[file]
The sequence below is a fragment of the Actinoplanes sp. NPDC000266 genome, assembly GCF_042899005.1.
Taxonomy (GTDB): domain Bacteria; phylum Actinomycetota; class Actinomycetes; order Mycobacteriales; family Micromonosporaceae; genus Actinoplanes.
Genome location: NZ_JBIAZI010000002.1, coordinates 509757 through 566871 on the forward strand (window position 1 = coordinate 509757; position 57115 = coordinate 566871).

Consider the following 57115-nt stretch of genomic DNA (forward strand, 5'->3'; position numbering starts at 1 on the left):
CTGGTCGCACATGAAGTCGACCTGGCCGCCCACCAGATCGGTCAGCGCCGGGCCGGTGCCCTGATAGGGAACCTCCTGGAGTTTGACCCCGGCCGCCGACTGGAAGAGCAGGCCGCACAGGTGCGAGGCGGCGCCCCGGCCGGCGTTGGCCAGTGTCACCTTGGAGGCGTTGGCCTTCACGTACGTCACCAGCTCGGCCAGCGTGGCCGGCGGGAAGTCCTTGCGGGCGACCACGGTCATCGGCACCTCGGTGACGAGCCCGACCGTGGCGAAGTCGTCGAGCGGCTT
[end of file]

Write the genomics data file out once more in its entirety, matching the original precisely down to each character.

The sequence below is a fragment of the Actinoplanes sp. NPDC000266 genome, assembly GCF_042899005.1.
Taxonomy (GTDB): domain Bacteria; phylum Actinomycetota; class Actinomycetes; order Mycobacteriales; family Micromonosporaceae; genus Actinoplanes.
Genome location: NZ_JBIAZI010000002.1, coordinates 509757 through 566871 on the forward strand (window position 1 = coordinate 509757; position 57115 = coordinate 566871).

Consider the following 57115-nt stretch of genomic DNA (forward strand, 5'->3'; position numbering starts at 1 on the left):
CTGGTCGCACATGAAGTCGACCTGGCCGCCCACCAGATCGGTCAGCGCCGGGCCGGTGCCCTGATAGGGAACCTCCTGGAGTTTGACCCCGGCCGCCGACTGGAAGAGCAGGCCGCACAGGTGCGAGGCGGCGCCCCGGCCGGCGTTGGCCAGTGTCACCTTGGAGGCGTTGGCCTTCACGTACGTCACCAGCTCGGCCAGCGTGGCCGGCGGGAAGTCCTTGCGGGCGACCACGGTCATCGGCACCTCGGTGACGAGCCCGACCGTGGCGAAGTCGTCGAGCGGCTT